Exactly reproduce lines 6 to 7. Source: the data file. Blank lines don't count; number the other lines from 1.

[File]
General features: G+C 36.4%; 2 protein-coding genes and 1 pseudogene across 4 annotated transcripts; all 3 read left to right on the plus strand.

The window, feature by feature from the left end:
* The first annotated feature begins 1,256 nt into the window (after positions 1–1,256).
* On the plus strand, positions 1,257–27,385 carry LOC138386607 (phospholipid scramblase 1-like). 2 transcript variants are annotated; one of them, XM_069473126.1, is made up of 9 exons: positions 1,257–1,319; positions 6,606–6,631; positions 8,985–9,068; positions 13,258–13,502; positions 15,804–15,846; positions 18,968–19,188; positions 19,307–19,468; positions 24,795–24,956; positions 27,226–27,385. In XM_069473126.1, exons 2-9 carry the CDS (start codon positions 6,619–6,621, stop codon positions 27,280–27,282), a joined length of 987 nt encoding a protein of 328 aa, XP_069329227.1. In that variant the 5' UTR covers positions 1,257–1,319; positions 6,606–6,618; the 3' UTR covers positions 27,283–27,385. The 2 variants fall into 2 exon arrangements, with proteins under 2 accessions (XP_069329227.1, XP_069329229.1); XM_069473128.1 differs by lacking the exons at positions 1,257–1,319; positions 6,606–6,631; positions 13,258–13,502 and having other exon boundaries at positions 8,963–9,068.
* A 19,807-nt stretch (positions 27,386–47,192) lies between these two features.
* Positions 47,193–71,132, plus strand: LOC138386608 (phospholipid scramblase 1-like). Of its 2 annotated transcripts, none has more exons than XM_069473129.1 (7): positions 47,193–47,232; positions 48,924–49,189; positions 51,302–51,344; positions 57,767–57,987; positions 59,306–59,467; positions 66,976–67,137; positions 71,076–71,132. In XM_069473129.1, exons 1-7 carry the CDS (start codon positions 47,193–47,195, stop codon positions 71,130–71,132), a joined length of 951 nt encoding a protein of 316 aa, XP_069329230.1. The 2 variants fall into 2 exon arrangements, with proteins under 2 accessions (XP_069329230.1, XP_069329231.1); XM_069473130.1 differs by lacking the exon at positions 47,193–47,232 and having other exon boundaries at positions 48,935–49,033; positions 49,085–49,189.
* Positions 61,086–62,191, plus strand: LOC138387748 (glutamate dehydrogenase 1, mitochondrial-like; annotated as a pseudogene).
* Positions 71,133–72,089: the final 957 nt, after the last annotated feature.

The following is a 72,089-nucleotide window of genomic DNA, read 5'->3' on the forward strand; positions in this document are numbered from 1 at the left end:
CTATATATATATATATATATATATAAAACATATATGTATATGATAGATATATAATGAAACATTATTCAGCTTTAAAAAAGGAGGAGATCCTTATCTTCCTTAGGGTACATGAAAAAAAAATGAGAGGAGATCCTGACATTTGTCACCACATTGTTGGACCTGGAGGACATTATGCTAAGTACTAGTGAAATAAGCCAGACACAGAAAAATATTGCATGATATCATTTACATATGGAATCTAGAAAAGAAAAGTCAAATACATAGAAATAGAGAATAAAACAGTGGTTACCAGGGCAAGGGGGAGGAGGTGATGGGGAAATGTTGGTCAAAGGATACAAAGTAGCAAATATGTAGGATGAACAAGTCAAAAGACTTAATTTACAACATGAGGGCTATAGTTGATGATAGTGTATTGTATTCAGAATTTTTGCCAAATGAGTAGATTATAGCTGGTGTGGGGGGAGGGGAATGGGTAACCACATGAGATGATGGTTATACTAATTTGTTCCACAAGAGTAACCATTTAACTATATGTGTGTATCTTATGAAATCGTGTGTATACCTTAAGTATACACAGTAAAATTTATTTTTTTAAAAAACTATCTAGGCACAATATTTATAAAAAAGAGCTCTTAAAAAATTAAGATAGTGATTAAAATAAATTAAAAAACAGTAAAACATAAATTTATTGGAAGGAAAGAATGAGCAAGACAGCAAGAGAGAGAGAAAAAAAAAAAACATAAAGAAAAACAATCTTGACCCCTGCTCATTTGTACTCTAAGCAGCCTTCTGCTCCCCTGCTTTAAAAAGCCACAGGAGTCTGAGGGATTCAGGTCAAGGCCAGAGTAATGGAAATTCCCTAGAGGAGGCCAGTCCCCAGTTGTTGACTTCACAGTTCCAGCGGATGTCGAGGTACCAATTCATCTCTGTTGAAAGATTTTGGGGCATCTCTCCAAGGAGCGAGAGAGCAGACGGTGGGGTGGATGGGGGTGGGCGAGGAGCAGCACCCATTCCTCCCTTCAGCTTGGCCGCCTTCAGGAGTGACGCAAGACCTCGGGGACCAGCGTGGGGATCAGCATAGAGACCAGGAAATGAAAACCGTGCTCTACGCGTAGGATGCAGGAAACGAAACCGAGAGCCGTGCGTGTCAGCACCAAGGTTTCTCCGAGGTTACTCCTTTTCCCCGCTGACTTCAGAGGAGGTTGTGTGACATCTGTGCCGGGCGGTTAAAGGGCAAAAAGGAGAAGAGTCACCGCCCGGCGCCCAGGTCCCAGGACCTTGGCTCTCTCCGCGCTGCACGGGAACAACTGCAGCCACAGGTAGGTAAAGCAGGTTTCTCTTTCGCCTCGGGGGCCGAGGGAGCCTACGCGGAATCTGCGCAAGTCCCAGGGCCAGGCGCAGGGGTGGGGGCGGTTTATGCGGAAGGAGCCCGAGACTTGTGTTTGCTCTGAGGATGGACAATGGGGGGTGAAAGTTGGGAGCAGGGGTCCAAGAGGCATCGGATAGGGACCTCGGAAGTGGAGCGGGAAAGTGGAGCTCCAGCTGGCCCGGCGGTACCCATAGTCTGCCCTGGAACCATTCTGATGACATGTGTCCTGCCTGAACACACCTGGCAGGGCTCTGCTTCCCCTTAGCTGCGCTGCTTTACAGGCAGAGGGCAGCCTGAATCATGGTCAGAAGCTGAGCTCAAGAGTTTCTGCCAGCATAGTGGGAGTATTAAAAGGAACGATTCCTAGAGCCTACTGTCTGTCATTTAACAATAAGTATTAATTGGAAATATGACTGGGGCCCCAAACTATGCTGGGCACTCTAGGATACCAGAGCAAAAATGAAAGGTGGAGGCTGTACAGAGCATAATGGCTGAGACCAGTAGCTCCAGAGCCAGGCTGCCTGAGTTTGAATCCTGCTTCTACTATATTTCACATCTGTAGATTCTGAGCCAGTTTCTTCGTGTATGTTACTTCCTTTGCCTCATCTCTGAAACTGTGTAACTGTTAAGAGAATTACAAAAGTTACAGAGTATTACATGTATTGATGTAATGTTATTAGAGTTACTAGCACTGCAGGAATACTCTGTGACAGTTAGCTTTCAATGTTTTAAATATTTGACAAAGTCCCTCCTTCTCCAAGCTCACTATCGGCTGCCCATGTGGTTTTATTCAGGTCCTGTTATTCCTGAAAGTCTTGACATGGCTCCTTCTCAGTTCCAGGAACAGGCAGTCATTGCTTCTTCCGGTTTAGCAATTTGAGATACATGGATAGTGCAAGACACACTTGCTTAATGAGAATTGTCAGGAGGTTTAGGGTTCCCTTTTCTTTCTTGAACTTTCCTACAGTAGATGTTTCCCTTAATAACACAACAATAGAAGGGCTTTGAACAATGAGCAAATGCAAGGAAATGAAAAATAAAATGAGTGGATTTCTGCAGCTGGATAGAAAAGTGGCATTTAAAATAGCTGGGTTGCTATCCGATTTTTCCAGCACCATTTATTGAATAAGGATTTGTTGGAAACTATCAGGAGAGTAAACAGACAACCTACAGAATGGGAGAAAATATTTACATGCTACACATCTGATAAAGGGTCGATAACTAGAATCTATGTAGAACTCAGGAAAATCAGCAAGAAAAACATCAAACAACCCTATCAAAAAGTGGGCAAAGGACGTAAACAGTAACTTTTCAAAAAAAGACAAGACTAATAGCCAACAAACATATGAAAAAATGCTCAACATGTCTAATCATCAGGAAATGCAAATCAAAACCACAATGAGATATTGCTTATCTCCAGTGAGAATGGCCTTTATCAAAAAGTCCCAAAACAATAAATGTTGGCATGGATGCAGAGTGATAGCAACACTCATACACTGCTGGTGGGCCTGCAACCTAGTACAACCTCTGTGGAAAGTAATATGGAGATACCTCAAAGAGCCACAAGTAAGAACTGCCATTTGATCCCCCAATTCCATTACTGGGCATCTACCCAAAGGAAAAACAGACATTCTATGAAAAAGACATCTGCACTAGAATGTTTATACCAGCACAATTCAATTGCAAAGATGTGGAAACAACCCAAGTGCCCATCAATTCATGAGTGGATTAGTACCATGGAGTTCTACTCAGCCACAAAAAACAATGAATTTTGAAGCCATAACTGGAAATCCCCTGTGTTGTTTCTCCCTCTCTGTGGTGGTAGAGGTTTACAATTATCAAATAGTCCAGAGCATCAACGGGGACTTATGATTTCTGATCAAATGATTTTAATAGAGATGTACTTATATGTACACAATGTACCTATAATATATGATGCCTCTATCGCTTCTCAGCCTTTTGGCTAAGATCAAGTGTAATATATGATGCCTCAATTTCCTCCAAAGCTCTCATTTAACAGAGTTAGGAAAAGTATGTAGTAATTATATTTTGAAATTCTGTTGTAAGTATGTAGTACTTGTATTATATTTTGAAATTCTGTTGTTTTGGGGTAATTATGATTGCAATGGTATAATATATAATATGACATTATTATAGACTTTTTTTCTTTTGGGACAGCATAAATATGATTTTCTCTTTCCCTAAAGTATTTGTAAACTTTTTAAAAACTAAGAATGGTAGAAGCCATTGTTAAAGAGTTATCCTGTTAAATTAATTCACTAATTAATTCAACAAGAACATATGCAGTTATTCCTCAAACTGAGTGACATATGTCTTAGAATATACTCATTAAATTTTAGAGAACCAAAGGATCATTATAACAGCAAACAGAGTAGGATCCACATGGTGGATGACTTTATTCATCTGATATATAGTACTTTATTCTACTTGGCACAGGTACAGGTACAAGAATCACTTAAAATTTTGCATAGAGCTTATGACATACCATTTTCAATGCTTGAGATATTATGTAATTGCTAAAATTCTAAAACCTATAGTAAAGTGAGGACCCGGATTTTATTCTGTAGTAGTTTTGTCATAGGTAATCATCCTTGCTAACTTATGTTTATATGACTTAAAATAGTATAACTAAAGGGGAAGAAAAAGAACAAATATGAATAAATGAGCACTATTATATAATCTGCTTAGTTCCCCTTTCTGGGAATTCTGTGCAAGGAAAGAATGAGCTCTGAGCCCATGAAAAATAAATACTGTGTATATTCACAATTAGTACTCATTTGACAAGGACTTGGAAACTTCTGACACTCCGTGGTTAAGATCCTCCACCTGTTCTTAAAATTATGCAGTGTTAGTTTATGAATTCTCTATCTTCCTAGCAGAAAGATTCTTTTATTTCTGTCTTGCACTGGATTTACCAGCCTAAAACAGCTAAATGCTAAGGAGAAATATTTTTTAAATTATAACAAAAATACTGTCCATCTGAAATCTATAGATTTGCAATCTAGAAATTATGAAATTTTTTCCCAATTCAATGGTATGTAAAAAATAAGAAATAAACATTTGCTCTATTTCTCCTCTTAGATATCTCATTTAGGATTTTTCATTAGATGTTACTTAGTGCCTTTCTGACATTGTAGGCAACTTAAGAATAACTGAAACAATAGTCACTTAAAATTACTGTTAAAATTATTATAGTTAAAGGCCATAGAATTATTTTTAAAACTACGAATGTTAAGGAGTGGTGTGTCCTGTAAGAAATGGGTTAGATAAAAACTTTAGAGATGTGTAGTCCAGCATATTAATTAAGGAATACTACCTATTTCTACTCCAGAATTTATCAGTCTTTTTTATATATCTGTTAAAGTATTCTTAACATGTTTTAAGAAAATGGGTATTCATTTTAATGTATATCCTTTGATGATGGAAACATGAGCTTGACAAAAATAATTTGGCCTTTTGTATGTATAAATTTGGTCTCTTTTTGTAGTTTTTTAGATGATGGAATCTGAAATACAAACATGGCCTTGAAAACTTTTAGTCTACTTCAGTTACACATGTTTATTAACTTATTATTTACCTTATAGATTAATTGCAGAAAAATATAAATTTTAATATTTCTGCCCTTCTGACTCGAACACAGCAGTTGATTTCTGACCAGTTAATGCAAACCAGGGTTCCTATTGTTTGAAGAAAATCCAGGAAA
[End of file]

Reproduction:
* Positions 47,193–71,132, plus strand: LOC138386608 (phospholipid scramblase 1-like). Of its 2 annotated transcripts, none has more exons than XM_069473129.1 (7): positions 47,193–47,232; positions 48,924–49,189; positions 51,302–51,344; positions 57,767–57,987; positions 59,306–59,467; positions 66,976–67,137; positions 71,076–71,132. In XM_069473129.1, exons 1-7 carry the CDS (start codon positions 47,193–47,195, stop codon positions 71,130–71,132), a joined length of 951 nt encoding a protein of 316 aa, XP_069329230.1. The 2 variants fall into 2 exon arrangements, with proteins under 2 accessions (XP_069329230.1, XP_069329231.1); XM_069473130.1 differs by lacking the exon at positions 47,193–47,232 and having other exon boundaries at positions 48,935–49,033; positions 49,085–49,189.
* Positions 61,086–62,191, plus strand: LOC138387748 (glutamate dehydrogenase 1, mitochondrial-like; annotated as a pseudogene).